It was only four short years ago that the Boston Bruins we're down 3-2 to the Vancouver Canucks, on the verge of losing the 2011 Stanley Cup Finals and being the American team that finally let the Cup return north of the border for the first time since 1993.
Instead, the Bruins rallied back and won the series in seven, the franchise’s first championship in 39 years. With a roster boasting established superstars like Zdeno Chara, Tim Thomas and an impressive young core boasting names like Milan Lucic, Brad Marchand, Tyler Seguin and David Krejci, the Bruins were labelled as the next potential great dynasty – in an era of hockey where the definition of dynasty has drastically changed from what it once was.
Since then, Thomas and Seguin have been unceremoniously booted out of Beantown. While Thomas’ replacement, Tuukka Rask, has been excellent since taking over the Bruins net, Seguin was replaced with several solid – but not game-breaking – players. Zdeno Chara is finally starting to show his age and, for the most part, all Lucic and Marchand have succeeded in doing since 2011 is establish themselves as two of the most despised players in the league (for almost all the wrong reasons).
What has changed since that magical summer of 2011? While the Bruins did make it to the 2013 finals, they were deftly handled by the Chicago Blackhawks (perhaps the closest thing to a true new-age dynasty). 2012 saw them bounced in seven by Joel Ward (surprising, I know) and the Washington Capitals, while 2014 was even more painful as their nemesis, the Montreal Canadiens, strutted into TD Garden and ended the Bruins season in Game 7 of Round 2.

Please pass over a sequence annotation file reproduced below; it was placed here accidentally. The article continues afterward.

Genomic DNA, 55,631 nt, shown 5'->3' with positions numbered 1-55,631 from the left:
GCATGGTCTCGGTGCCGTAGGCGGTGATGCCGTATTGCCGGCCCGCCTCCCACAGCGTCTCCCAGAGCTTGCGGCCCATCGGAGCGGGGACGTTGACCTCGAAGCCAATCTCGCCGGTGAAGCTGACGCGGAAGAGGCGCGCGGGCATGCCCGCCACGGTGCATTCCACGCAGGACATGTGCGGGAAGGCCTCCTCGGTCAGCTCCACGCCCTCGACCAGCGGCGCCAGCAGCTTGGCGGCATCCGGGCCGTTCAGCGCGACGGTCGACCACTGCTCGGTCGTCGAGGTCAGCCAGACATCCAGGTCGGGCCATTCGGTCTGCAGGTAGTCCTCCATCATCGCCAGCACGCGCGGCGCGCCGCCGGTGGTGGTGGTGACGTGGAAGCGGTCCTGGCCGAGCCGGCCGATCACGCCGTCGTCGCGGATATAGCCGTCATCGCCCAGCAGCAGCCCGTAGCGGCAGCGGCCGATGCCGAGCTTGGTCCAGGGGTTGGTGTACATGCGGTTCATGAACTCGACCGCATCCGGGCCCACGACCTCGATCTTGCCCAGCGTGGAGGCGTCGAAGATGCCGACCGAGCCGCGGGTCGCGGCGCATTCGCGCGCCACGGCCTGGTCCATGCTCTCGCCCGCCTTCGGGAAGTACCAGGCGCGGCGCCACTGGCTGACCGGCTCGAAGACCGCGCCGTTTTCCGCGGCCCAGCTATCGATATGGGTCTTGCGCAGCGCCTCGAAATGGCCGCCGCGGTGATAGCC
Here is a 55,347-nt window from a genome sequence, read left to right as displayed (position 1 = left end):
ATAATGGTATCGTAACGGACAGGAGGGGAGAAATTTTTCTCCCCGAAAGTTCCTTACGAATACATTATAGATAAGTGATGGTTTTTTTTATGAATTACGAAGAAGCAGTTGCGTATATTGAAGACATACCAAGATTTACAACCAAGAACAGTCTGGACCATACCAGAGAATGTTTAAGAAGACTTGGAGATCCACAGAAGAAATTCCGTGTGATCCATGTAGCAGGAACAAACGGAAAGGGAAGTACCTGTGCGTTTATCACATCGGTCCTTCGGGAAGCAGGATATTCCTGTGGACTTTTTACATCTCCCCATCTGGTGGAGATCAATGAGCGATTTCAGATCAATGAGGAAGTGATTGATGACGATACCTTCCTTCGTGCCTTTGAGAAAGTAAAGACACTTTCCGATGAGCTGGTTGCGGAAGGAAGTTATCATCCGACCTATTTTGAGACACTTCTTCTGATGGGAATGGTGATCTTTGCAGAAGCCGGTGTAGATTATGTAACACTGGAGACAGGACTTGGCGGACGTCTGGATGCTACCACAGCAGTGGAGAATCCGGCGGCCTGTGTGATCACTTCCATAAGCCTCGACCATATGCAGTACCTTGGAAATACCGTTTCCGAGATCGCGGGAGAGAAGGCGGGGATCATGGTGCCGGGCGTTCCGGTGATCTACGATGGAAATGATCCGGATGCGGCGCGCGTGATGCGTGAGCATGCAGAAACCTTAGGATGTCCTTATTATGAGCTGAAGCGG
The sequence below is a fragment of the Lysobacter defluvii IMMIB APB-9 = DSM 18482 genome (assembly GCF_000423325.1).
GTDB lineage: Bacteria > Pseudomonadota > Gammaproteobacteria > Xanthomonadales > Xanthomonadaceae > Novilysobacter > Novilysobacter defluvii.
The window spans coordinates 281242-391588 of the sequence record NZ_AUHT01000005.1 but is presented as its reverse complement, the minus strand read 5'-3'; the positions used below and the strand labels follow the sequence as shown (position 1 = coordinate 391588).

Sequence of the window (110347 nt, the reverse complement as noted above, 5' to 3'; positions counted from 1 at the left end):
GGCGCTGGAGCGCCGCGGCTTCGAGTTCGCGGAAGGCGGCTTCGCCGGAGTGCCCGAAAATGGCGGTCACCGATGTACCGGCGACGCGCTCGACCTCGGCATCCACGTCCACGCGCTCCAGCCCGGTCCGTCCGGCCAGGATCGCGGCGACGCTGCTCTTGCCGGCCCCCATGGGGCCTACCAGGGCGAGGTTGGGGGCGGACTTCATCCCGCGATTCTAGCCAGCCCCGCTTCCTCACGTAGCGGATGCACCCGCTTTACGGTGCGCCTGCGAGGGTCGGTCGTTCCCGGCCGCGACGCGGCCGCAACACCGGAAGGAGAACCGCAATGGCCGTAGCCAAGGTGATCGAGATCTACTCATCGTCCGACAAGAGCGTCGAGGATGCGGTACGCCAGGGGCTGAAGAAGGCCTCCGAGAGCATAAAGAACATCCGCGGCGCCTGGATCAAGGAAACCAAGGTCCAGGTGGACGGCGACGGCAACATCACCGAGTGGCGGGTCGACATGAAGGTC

For a team with as much talent as they have on the ice and behind the bench, the Bruins have massively underperformed since their Stanley Cup conquest. We saw what has happened to teams like the Vancouver Canucks (who the Bruins beat in 2011) and the Detroit Red Wings who have gone through stretches like these after winning a championship. On paper, the Bruins are still a force to be reckoned with, but the numbers paint a much more ominous picture for the Bruins and their loyal fanbase.
3 The Aging Defensive Stalwart